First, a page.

Field study shows how a GM crop can have diminishing success at fighting off insect pest

Posted: 21 May 2015 07:49 AM PDT

A new study finds the toxin in a widely used genetically modified (GM) crop is having little impact on the crop pest corn earworm -- which is consistent with predictions made almost 20 years ago that were largely ignored. The study may be a signal to pay closer attention to warning signs about the development of resistance in agricultural pests to GM crops.

Infections can affect your IQ

Posted: 21 May 2015 06:50 AM PDT

New research shows that infections can impair your cognitive ability measured on an IQ scale. The study is the largest of its kind to date, and it shows a clear correlation between infection levels and impaired cognition.

Storms and microbes are behind the mystery of the wandering stones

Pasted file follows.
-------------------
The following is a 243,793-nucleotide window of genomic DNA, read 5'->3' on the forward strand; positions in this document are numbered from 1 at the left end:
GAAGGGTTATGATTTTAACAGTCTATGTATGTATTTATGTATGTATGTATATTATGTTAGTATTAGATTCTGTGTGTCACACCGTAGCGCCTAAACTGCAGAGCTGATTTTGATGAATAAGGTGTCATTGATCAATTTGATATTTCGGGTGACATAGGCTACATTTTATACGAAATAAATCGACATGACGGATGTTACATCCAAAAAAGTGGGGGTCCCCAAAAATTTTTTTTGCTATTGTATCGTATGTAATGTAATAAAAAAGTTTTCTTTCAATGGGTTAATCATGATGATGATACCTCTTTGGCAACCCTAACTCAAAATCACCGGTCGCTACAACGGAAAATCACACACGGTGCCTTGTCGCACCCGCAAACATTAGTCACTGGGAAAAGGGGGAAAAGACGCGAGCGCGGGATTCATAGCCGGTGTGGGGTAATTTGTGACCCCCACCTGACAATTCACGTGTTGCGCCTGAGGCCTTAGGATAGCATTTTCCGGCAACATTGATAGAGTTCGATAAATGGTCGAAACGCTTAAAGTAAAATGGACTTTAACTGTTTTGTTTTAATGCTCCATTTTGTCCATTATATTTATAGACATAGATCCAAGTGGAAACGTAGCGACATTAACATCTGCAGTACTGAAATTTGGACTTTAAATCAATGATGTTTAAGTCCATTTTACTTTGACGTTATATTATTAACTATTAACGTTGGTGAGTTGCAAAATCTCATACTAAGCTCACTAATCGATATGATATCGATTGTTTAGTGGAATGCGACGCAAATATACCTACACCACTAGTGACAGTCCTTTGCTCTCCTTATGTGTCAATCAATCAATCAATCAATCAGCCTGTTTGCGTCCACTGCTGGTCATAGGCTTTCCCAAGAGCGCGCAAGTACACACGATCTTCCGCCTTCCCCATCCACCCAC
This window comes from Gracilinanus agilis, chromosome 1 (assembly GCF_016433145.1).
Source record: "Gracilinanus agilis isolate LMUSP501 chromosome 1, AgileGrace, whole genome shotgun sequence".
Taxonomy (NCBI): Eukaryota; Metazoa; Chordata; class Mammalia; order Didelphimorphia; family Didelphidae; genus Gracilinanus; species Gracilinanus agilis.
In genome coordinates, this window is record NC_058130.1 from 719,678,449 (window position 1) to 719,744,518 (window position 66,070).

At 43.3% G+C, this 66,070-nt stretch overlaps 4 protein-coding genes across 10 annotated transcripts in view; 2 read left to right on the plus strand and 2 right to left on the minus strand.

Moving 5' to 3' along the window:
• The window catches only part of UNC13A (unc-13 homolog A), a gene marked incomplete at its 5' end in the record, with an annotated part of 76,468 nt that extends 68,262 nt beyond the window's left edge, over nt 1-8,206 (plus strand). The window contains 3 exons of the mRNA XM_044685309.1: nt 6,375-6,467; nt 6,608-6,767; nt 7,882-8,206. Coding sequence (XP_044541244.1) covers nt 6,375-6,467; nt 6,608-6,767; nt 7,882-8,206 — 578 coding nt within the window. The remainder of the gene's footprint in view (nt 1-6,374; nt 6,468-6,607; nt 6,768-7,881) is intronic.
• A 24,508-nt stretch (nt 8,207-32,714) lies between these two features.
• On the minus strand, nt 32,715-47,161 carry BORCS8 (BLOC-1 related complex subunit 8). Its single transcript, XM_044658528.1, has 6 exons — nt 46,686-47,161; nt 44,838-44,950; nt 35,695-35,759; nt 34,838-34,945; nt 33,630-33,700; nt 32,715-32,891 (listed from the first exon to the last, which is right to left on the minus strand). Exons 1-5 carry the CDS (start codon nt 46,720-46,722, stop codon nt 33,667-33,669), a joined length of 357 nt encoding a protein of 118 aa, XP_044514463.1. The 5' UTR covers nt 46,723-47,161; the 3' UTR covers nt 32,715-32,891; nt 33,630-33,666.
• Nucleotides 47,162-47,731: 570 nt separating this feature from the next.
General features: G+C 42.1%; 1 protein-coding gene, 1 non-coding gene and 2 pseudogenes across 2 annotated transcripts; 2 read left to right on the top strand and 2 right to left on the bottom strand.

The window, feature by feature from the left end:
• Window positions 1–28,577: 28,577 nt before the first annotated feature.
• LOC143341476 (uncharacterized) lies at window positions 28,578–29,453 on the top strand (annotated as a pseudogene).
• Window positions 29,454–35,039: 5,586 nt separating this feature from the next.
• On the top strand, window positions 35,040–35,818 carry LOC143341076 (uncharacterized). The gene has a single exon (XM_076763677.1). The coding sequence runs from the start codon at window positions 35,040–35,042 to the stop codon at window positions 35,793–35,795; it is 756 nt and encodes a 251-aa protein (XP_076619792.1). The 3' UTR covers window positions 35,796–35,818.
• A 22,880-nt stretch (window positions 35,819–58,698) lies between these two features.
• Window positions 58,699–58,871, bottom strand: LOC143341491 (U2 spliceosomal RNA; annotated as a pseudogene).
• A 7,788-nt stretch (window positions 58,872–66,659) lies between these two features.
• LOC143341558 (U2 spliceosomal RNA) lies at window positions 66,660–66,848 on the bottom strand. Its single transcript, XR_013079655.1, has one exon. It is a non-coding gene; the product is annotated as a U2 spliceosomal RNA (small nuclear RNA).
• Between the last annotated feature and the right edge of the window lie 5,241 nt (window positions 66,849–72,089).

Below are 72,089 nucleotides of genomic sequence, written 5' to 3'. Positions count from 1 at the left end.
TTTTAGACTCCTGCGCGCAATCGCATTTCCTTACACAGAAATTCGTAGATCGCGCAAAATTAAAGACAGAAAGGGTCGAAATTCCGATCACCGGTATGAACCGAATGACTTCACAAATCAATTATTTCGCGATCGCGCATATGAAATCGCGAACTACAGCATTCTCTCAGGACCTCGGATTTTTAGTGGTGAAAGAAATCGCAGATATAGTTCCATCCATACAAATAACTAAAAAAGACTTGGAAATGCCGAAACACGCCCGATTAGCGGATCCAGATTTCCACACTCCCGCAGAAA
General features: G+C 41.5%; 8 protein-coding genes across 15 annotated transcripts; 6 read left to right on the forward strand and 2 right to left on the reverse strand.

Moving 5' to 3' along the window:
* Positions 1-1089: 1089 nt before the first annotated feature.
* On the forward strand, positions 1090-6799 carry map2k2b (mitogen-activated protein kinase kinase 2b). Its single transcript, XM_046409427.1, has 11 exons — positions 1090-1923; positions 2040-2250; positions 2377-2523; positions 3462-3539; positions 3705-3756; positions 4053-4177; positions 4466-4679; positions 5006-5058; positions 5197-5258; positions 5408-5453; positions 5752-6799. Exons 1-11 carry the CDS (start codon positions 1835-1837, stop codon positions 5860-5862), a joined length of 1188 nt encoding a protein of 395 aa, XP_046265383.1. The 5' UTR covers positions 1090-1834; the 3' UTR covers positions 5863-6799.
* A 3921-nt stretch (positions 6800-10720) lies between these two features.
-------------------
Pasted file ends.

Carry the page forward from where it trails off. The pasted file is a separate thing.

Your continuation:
Posted: 21 May 2015 06:18 AM PDT

The 'sailing' stones of Death Valley in California are famous for apparently moving by themselves, with the phenomenon not being exclusive to this North American desert but also occurring in Spain, in the Manchego lagoon Altillo Chica. Researchers have observed that wind from winter storms generates currents that can push the stones over a surface colonized by microbes. Then once the water has vanished, the mysterious trail is left on the dry bottom of the lagoon.

The Bronze Age Egtved Girl was not from Denmark

Posted: 21 May 2015 05:24 AM PDT

One of the best-known Danish Bronze Age finds, the Egtved Girl from 1370 BC, was not born in Egtved, Denmark, reveals new research. Strontium isotope analyses of the girl's hair, teeth and nails show that she was born and raised hundreds of miles from Egtved, most probably in Southern Germany, and that she arrived in Egtved shortly before she died.

What would it take to limit climate change to 1.5°C by 2100?